DULUTH -- My first 60 years were kind of a glide path to the “Golden Years.” Struggling with a career, childrearing and financing the whole thing, has disappeared in the rearview mirror. Memory can be short, especially when it involves the grind, and the rewards of making it to this day.
Things didn’t seem to hurt so much continually in that time when I was younger. I’m not talking emotional ups and downs that get woven into daily life. No, the last 15 years seems to have piled on the physical insults to a “mature” frame. These offenses are a persistent reminder that I ain’t what we used to be.
The scuffs and scrapes of childhood are part of learning how to manage the wonderful carcass that hauls us around. There are a lot of starts and stops along the way, some of the more serious ones involve casts and stitches. The minor ones — sheets of Band-Aids. Through it all, we find our way toward understanding our limits and learning to accommodate them. That blows out the window as we get older.
I used to run — loved it. There’s nothing better in my mind than getting up early in the morning, throwing on a scruffy sweatshirt and beat-up pair of running pants and pounding down the road before the sun comes up. The reward comes later in the morning when the surge of endorphins hits and provides energy and focus that makes going to work enjoyable. Then the knees and feet went.
I blew out my left knee when I was in eighth grade playing touch football on the front lawn of Wilson High School in St. Paul. At the time, the remedy was ice and rest. I am to this day very grateful that the medical procedures of that period didn’t apply to my case. The way to treat it then was to cut out the damaged cartilage, which later on in life gave the gift of severe arthritis in the knee. Fortunately, I didn’t have to worry about that.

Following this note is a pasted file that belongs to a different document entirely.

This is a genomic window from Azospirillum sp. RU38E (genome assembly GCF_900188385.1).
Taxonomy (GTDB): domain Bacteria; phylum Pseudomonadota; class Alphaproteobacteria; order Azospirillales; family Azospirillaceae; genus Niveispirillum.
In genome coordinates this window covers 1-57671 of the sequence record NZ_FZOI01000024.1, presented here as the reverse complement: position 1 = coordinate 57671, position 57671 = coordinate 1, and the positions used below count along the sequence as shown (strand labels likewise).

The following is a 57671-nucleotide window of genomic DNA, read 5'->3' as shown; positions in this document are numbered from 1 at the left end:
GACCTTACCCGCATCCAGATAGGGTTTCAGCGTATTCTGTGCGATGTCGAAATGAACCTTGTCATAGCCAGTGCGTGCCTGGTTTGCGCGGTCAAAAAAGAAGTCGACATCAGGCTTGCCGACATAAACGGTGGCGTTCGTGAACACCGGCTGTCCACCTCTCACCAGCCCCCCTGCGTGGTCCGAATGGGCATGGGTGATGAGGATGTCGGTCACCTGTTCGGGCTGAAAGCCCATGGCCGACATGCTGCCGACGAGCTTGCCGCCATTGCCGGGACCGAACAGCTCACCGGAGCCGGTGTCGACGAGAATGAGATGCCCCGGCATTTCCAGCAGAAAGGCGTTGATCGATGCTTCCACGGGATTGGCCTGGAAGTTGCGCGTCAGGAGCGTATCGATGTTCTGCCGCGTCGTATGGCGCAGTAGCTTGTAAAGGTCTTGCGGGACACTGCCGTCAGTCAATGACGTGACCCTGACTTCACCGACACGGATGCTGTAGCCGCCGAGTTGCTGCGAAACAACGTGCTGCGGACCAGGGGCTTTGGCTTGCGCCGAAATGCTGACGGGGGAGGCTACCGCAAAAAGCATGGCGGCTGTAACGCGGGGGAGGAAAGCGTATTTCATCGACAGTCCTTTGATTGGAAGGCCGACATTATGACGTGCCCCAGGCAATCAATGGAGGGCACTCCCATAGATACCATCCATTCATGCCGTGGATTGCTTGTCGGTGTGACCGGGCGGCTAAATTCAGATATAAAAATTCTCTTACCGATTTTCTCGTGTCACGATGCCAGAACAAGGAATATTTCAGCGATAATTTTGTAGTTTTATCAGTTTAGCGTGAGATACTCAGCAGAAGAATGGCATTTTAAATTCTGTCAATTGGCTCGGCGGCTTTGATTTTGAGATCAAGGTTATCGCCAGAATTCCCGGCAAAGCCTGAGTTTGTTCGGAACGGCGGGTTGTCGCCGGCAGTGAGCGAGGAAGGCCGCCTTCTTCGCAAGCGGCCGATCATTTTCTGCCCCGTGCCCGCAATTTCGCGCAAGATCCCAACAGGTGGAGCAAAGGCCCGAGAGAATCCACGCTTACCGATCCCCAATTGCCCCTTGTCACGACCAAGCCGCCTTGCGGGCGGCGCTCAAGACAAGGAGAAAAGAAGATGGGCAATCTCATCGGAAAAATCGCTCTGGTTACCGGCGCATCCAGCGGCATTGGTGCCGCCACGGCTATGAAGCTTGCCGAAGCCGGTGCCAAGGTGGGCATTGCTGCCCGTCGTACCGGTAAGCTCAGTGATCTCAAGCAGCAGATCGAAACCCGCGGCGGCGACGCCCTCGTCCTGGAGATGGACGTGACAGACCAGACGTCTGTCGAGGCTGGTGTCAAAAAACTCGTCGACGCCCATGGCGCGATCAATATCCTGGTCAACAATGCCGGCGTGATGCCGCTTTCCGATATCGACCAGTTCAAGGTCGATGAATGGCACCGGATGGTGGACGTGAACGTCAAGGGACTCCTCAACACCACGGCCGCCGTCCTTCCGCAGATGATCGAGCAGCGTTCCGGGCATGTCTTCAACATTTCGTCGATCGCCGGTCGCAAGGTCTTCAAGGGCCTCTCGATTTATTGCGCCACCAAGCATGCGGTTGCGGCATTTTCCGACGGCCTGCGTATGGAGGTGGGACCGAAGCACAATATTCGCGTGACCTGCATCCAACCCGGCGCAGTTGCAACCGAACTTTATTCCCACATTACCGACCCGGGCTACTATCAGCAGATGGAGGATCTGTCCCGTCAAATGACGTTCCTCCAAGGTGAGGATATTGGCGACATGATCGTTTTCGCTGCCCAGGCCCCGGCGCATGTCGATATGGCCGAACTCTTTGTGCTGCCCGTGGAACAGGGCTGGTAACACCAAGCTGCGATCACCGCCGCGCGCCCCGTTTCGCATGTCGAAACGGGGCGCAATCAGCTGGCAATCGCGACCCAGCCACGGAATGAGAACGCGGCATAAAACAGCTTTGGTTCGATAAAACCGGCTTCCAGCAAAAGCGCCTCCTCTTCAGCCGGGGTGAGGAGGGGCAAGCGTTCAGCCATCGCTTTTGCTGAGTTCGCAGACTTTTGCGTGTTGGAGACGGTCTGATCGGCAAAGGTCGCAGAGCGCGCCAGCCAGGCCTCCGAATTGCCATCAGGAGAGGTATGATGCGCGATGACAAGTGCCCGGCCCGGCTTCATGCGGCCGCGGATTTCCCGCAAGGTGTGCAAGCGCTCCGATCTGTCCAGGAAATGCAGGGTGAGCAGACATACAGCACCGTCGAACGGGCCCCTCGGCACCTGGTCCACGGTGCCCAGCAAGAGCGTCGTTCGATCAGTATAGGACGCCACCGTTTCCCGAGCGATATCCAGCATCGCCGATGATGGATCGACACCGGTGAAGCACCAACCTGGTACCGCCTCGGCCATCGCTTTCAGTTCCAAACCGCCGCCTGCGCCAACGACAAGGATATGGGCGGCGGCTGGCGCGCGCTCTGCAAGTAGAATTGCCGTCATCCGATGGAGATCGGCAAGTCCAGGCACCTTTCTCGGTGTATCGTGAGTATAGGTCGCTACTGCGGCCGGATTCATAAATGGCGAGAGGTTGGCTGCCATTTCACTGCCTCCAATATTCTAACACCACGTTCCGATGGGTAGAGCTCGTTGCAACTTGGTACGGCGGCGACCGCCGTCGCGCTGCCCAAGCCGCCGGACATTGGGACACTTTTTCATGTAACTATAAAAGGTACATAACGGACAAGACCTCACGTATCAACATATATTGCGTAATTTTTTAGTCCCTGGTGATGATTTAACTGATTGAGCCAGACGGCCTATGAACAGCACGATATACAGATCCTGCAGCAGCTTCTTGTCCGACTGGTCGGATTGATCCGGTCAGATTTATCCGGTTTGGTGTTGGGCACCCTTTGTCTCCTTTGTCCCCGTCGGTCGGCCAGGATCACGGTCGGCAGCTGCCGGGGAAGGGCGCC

However, I didn’t escape a “trick” knee that let me down, sometimes literally. One time after I leaned on a podium while teaching an English class, I collapsed on the floor when the knee gave way. The kids were a bit startled; I laughed it off and continued on with our discussion of Vonnegut’s “Slaughterhouse Five.”
After that little stunt, I talked my orthopod into a brace to keep the leg in line so I could lean whenever I wanted to, especially when I was skiing — downhill, cross-country or water.
The feet — well, they just hurt too, until I had them overhauled, a process that involved a significant amount of pain. When I grabbed an early retirement opportunity, it was down to walking a couple miles in the morning with my buddies, and BSing afterward while we drank coffee at a local cafe. By that time, we all had given up running.
I could go on and on about all the stuff that many of you hear from grandparents, uncles or the geezer at the next table who talks too loud about his most recent “procedure.” No need to go there.
Yes, there is stuff that aches all the time. But it’s a good reminder, with no need to look in the rearview mirror. It hurts, but I’m still alive. The Advil is never far out of reach.
Doug Lewandowski is a retired counselor, educator and psychologist. Write to him at email@example.com.